Evan Fournier can make the Orlando Magic’s offense dangerous. But he has to change his approach to fit the fast-paced style that finally unlocked the team.
At face value, Evan Fournier has had a strong season averaging a career-high 18.8 points per game on 47.0-percent shooting from the field and 40.6-percent from three.
But with the decision on Fournier’s future upcoming this offseason — Fournier has the ability to opt-out of the final year of his deal — the question of whether Fournier can fit into the Magic’s future must be answered.
And now there are just eight games plus whatever the Playoffs look like to solve that. Even if Fournier accepts his player option and stays on for another year, he will surely be one of the bigger trade pieces the Magic have to dangle as they look for ways to improve their team.
Although Fournier is a good player and has given Orlando a lot of good minutes and years, there is no question his fit with the current roster is questionable. In the last few seasons, Fournier has taken up the role of being the primary creator and closer for the Magic.
A matter of usage
The time where the Orlando Magic rely so heavily on Evan Fournier to create offense should be coming to an end. Especially as Markelle Fultz continues to mature.
Fultz averaged 5.2 assists per game and has closed out games for Orlando in Fournier’s absence — think his breakthrough triple-double against the Los Angeles Lakers. He has done this while still maintaining a fairly regular 20.7-percent usage rate.
Meanwhile, Evan Fournier trails only Nikola Vucevic with a 24.2 percent usage rate. Essentially nearly one-quarter of all the possessions while Fournier is in the game end with Fournier either taking the shot or turning it over.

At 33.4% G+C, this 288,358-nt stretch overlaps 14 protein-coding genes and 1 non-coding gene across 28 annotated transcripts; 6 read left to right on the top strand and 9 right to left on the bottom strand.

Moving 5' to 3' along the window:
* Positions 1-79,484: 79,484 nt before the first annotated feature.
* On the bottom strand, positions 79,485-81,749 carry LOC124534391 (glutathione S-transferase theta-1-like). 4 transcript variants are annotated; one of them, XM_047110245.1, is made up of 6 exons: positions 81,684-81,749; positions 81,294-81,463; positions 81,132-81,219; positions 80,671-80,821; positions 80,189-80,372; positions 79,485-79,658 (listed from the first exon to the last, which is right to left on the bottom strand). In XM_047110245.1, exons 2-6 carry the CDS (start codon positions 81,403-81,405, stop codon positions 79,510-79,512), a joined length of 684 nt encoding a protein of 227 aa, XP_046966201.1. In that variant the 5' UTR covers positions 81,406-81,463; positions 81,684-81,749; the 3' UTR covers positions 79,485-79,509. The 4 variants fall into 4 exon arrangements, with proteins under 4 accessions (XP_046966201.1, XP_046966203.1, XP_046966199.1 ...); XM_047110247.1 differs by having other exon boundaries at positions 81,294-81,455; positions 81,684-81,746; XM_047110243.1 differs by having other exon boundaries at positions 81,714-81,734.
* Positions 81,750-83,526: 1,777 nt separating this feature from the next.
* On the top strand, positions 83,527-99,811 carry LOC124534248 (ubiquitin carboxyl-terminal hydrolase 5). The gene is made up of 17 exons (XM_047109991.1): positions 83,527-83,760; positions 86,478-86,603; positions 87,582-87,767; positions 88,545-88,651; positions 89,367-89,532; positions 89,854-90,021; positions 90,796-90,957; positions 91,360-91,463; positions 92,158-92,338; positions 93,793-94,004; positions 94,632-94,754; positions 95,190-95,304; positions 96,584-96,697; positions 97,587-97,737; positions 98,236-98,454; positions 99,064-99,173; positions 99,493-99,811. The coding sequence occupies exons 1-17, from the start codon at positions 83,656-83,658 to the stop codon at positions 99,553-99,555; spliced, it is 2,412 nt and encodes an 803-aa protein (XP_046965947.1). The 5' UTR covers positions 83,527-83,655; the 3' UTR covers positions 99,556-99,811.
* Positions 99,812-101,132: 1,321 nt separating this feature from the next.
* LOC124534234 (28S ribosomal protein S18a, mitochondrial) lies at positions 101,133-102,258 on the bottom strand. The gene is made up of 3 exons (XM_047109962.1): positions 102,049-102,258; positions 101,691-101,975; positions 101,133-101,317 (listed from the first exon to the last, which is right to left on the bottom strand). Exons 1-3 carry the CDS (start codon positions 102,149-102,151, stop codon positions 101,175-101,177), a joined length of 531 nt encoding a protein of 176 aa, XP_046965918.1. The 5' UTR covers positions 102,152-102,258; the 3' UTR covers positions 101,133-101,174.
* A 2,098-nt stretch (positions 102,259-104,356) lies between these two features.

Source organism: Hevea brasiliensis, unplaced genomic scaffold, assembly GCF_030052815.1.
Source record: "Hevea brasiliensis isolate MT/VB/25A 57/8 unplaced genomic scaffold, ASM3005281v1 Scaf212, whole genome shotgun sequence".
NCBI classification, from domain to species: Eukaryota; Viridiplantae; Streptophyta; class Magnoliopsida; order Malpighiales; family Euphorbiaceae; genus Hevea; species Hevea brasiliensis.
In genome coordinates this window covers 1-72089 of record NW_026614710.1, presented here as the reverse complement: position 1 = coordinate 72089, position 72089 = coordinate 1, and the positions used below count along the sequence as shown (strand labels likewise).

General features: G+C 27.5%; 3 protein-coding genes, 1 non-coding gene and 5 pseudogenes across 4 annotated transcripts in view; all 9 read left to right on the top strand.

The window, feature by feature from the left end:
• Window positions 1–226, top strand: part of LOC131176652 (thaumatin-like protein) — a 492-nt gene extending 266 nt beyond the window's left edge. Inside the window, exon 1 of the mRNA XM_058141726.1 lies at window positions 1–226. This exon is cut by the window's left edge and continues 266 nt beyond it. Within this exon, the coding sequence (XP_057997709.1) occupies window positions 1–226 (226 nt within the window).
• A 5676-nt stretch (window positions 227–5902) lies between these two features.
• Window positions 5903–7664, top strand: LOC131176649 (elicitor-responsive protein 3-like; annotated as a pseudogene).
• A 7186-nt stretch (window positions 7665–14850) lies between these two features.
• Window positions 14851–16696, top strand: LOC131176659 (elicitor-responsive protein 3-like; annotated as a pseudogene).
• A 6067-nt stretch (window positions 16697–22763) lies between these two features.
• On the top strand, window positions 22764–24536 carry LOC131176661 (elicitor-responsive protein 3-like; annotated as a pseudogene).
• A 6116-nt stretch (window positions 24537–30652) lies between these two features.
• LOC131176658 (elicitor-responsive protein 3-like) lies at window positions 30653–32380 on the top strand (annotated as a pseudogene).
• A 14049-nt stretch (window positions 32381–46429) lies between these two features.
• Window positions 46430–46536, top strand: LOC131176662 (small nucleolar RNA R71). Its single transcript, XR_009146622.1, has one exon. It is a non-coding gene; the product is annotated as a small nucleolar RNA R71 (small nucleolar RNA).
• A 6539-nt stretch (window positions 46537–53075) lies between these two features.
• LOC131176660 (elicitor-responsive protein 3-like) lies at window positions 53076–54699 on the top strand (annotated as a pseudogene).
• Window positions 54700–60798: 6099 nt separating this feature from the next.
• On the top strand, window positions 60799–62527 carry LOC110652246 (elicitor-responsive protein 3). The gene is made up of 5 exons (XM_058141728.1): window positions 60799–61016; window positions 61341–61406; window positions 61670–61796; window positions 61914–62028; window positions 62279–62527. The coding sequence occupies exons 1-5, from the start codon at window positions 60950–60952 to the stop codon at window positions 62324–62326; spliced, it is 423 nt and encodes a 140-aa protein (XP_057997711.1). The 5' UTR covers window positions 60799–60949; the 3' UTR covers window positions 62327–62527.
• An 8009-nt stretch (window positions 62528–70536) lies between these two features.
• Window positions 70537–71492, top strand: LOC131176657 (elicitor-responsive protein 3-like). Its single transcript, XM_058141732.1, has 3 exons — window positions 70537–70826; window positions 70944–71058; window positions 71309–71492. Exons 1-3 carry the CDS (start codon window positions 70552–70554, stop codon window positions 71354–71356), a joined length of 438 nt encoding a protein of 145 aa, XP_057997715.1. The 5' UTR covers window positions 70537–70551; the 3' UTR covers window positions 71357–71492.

It should be noted the Magic are still fairly balanced. There are no ball-dominant players sucking up shots or possessions from anyone else. Orlando still works fairly well together.
In the recent games before the league went on hiatus, Gordon was also proving to be a better playmaker when Fournier plays a lesser role. In the last six games, Aaron Gordon averaged 7.3 assists per game.
Orlando continued its offensive surge even with Fournier on the shelf for the final three games before the league took its pause. At the very least, this seemed to confirm some narratives fans had about Fournier and his role and fit with the team moving forward.
Evan Fournier’s place in the Orlando Magic’s new pace
There is at least something to that. Evan Fournier’s style may not fit the kind of high-paced game the Orlando Magic ultimately want — or need — to play.
There are too many times when Fournier stops the ball and sizes up the defense instead of attacking. This allows for the defense to rotate despite being in a scramble. This is a connection to why the Magic’s offense struggles.
While Fournier is a strong pick-and-roll player — 0.95 points per possession as the ball handler in pick and rolls, placing him in the 78th percentile — it is still not the most efficient and best play for the Magic.